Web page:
Single party neutral evaluation:
This is a relatively new type of dispute resolution service that Mr. Graff has pioneered. It is similar, in some ways, to a mock trial without a jury, in that the party presents its positions, as well as the anticipated positions of its adversary, in an abbreviated fashion, to a neutral evaluator and gets the benefit of a confidential, independent advance view of the likelihood of success of its arguments and positions. However, in addition to giving his views as to the likely outcome, Mr. Graff will draw on his extensive experience as a trial lawyer and arbitrator to provide suggestions and recommendations to assist the party in developing and presenting its case as well as suggestions for promoting an advantageous settlement.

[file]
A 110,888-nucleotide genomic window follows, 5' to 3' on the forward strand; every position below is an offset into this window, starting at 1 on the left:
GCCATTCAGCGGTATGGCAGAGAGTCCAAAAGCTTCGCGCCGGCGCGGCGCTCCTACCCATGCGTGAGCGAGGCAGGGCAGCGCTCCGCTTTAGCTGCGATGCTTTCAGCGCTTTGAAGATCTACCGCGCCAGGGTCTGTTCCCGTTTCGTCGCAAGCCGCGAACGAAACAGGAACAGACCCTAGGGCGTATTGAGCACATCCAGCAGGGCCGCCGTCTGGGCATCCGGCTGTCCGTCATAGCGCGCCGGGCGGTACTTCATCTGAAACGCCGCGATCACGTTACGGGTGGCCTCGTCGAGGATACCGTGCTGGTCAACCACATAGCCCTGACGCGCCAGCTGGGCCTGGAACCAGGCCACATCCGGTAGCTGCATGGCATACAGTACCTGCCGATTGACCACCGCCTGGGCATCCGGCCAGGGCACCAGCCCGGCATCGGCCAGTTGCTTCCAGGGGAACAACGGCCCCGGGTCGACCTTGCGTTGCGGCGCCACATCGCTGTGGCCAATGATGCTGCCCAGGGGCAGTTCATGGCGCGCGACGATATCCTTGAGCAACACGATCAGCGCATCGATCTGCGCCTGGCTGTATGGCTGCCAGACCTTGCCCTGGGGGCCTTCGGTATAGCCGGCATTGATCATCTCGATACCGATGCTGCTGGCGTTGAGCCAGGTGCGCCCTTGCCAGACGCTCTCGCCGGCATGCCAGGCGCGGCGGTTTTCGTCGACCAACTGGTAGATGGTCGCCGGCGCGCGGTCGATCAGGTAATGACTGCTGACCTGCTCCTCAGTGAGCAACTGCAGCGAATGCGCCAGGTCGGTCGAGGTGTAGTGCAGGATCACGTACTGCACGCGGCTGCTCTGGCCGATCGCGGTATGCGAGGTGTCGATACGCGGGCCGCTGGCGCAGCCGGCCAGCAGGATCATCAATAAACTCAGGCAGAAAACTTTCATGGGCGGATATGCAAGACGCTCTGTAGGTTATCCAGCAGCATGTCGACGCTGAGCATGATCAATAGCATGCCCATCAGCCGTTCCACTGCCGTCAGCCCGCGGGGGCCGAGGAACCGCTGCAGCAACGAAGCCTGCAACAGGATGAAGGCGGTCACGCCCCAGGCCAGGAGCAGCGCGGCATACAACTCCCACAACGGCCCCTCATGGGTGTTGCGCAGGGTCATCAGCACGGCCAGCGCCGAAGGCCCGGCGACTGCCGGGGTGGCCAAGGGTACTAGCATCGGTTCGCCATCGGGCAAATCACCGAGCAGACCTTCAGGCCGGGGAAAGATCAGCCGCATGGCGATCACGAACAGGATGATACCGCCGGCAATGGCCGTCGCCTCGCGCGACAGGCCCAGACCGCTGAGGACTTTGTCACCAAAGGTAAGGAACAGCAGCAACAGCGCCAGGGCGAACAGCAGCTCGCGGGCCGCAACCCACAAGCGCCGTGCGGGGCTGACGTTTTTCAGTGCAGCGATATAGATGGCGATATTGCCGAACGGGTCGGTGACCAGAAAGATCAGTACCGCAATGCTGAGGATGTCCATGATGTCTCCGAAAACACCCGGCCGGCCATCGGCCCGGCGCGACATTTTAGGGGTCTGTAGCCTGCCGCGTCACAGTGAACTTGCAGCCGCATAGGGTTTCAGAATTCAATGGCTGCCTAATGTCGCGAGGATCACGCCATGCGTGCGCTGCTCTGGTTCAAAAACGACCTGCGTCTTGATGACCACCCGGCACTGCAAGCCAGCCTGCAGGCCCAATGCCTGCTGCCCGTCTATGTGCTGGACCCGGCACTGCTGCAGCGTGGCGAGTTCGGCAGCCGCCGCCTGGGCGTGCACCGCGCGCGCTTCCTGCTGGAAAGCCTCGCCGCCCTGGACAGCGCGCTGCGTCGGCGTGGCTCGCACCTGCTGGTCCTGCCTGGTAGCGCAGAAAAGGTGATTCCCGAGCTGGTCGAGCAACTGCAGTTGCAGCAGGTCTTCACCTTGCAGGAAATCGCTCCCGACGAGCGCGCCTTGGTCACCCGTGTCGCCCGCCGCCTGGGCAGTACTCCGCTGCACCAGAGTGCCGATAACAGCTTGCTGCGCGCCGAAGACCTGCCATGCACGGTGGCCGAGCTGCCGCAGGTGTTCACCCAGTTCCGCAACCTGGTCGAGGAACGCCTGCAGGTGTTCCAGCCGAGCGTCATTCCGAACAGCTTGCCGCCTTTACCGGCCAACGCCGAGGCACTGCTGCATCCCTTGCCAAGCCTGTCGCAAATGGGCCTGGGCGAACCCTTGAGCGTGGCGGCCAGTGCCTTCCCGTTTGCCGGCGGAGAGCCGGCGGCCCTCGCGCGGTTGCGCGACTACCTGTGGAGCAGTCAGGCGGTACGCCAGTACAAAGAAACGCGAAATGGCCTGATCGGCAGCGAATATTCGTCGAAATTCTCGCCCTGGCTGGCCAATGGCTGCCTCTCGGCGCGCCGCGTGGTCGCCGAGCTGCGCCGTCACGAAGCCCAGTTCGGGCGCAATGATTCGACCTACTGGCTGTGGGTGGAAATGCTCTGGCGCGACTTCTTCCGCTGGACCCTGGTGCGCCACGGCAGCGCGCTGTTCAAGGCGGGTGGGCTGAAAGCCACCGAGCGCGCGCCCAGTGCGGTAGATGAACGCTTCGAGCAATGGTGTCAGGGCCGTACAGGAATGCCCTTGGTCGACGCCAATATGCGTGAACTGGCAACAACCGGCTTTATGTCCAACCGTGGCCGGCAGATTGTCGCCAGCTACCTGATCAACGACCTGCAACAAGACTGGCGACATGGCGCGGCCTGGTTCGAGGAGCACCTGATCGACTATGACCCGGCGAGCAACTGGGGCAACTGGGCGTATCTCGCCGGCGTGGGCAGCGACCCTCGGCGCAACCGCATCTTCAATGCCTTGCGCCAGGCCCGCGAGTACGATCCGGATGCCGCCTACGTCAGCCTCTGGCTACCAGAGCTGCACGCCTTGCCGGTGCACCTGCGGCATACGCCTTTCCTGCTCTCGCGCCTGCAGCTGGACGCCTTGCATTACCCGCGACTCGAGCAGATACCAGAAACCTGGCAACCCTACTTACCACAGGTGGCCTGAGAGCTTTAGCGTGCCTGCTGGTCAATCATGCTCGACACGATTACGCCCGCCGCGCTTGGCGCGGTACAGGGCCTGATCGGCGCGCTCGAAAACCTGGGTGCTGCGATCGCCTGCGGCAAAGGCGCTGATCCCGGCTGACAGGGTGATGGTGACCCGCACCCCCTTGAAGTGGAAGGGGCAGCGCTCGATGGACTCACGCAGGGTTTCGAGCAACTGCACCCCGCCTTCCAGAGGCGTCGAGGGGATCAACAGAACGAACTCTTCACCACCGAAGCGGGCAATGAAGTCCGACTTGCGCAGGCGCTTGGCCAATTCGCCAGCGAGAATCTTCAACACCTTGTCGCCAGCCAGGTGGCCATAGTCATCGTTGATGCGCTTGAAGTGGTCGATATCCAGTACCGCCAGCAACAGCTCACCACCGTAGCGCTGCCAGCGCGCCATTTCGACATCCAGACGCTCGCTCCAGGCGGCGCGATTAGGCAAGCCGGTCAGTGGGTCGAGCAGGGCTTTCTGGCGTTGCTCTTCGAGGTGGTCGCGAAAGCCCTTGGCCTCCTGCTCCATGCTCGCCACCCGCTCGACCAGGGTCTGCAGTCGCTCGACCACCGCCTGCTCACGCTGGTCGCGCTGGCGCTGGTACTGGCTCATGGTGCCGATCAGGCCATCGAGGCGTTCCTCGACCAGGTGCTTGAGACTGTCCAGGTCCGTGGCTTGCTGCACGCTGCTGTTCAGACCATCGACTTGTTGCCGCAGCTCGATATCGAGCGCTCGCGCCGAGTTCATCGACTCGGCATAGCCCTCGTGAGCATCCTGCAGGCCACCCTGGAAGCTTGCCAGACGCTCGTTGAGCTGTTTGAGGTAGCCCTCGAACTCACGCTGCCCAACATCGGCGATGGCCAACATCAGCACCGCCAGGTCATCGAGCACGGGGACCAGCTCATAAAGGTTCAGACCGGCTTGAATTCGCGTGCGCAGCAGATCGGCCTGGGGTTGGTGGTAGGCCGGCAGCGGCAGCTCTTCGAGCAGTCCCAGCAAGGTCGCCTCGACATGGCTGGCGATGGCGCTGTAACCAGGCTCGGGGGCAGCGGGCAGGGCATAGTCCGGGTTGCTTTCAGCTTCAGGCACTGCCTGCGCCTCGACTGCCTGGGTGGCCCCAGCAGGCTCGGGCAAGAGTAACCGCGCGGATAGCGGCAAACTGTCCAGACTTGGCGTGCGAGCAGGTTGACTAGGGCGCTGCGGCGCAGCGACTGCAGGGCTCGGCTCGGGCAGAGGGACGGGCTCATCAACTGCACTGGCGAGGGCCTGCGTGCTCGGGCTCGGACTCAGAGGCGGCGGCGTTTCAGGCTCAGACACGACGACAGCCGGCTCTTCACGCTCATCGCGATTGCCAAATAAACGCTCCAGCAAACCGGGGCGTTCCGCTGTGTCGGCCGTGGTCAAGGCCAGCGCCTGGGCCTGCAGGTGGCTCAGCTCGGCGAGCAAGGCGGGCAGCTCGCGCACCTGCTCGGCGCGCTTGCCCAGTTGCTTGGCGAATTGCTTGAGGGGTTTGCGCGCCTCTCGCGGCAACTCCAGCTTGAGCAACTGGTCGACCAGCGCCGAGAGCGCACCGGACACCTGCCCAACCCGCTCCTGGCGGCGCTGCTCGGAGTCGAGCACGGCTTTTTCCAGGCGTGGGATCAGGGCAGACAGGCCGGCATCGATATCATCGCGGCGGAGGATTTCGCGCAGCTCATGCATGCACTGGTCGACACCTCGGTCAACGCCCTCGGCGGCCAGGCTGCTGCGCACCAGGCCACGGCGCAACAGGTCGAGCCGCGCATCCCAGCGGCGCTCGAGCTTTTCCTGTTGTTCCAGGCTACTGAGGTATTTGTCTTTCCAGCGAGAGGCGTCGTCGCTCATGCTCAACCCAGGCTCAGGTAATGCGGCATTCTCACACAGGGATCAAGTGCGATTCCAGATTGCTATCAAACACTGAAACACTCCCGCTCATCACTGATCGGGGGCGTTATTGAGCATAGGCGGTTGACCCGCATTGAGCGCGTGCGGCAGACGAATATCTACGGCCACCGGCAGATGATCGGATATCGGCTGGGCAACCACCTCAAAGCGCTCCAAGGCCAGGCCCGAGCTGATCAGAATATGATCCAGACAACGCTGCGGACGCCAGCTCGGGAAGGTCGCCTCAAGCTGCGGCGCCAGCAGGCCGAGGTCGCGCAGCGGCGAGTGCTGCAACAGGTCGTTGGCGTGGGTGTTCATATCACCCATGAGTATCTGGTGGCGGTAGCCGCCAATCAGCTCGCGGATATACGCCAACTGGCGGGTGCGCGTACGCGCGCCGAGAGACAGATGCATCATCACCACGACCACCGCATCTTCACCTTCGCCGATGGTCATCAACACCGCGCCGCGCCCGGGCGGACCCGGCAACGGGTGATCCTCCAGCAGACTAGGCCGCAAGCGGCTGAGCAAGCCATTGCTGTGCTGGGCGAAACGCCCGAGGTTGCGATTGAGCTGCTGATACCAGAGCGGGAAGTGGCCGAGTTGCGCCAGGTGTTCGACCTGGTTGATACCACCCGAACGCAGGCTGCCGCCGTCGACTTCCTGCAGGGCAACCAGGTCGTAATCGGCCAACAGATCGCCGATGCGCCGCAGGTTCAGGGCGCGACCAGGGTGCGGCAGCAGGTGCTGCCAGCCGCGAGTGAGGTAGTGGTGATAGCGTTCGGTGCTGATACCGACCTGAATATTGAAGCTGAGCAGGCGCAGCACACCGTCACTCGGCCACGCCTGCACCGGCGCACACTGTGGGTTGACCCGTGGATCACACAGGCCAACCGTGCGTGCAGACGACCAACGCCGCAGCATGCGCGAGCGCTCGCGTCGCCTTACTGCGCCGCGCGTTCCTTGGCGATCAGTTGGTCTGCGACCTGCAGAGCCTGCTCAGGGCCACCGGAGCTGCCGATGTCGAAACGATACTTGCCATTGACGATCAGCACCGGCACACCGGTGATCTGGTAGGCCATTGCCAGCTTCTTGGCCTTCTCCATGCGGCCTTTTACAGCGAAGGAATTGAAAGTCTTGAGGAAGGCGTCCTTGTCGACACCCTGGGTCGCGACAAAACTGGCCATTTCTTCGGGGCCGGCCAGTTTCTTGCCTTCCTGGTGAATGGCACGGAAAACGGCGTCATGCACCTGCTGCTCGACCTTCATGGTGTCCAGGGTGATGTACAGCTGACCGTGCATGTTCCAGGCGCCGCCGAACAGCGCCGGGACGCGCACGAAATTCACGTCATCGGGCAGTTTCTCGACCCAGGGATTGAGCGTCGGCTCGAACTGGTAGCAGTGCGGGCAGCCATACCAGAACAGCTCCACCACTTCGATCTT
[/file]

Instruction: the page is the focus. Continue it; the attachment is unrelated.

Multiparty Neutral Evaluation
Multiparty neutral evaluation is a dispute resolution technique that combines features of arbitration and mediation. It can be used, either separately or in combination with mediation, to promote settlement or narrow the issues in dispute. Like arbitration, neutral evaluation focuses on evaluating the merits of the legal and factual issues of the dispute and predicting its likely outcome, as opposed to promoting compromise or a commercial resolution of the dispute. However, unlike arbitration, the outcome is non-binding, so that, after the results are announced, the parties are free to re-evaluate their positions and can either more intelligently proceed to resolve the dispute or, if they remain unable to do so, focus their attention more clearly on the critical aspects of their case.
Choosing an Evaluator
The choice of an evaluator should not be taken lightly. It requires a combination of skills that are not easy to find, a combination of judicial temperament, substantive specialized legal expertise and business acumen that are hard to find in a single individual. Here are some reasons to consider using Mr. Graff: